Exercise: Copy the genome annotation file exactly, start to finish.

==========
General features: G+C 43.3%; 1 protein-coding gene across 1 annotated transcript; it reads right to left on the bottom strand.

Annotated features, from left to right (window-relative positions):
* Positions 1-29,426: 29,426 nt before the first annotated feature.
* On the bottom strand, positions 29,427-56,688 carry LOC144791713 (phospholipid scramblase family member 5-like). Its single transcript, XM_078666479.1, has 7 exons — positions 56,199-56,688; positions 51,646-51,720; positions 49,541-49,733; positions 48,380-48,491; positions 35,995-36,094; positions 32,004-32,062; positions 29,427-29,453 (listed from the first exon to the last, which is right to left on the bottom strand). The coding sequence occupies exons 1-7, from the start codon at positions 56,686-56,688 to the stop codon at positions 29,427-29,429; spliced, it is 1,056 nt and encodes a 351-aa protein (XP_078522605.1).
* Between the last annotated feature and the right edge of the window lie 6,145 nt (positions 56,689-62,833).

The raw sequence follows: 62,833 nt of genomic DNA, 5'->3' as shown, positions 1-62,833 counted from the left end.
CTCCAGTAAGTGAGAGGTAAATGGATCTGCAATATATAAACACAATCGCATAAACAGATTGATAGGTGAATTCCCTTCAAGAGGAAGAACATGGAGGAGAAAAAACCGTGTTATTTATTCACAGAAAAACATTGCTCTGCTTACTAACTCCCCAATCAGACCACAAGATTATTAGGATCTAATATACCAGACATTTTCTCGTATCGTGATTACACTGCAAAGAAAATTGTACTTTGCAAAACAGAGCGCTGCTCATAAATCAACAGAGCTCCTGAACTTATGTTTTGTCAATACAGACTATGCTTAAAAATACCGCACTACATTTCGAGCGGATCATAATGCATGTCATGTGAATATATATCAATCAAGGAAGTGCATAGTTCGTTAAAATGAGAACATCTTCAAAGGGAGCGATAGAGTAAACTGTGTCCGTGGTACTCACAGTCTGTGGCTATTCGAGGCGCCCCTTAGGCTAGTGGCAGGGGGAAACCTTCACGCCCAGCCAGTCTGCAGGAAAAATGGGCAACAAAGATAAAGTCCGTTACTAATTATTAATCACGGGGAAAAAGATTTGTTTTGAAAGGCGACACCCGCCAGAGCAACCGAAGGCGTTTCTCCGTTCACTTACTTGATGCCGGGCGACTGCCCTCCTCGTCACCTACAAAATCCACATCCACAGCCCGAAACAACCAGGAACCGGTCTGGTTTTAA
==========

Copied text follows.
General features: G+C 43.3%; 1 protein-coding gene across 1 annotated transcript; it reads right to left on the bottom strand.

Annotated features, from left to right (window-relative positions):
* Positions 1-29,426: 29,426 nt before the first annotated feature.
* On the bottom strand, positions 29,427-56,688 carry LOC144791713 (phospholipid scramblase family member 5-like). Its single transcript, XM_078666479.1, has 7 exons — positions 56,199-56,688; positions 51,646-51,720; positions 49,541-49,733; positions 48,380-48,491; positions 35,995-36,094; positions 32,004-32,062; positions 29,427-29,453 (listed from the first exon to the last, which is right to left on the bottom strand). The coding sequence occupies exons 1-7, from the start codon at positions 56,686-56,688 to the stop codon at positions 29,427-29,429; spliced, it is 1,056 nt and encodes a 351-aa protein (XP_078522605.1).
* Between the last annotated feature and the right edge of the window lie 6,145 nt (positions 56,689-62,833).

The raw sequence follows: 62,833 nt of genomic DNA, 5'->3' as shown, positions 1-62,833 counted from the left end.
CTCCAGTAAGTGAGAGGTAAATGGATCTGCAATATATAAACACAATCGCATAAACAGATTGATAGGTGAATTCCCTTCAAGAGGAAGAACATGGAGGAGAAAAAACCGTGTTATTTATTCACAGAAAAACATTGCTCTGCTTACTAACTCCCCAATCAGACCACAAGATTATTAGGATCTAATATACCAGACATTTTCTCGTATCGTGATTACACTGCAAAGAAAATTGTACTTTGCAAAACAGAGCGCTGCTCATAAATCAACAGAGCTCCTGAACTTATGTTTTGTCAATACAGACTATGCTTAAAAATACCGCACTACATTTCGAGCGGATCATAATGCATGTCATGTGAATATATATCAATCAAGGAAGTGCATAGTTCGTTAAAATGAGAACATCTTCAAAGGGAGCGATAGAGTAAACTGTGTCCGTGGTACTCACAGTCTGTGGCTATTCGAGGCGCCCCTTAGGCTAGTGGCAGGGGGAAACCTTCACGCCCAGCCAGTCTGCAGGAAAAATGGGCAACAAAGATAAAGTCCGTTACTAATTATTAATCACGGGGAAAAAGATTTGTTTTGAAAGGCGACACCCGCCAGAGCAACCGAAGGCGTTTCTCCGTTCACTTACTTGATGCCGGGCGACTGCCCTCCTCGTCACCTACAAAATCCACATCCACAGCCCGAAACAACCAGGAACCGGTCTGGTTTTAA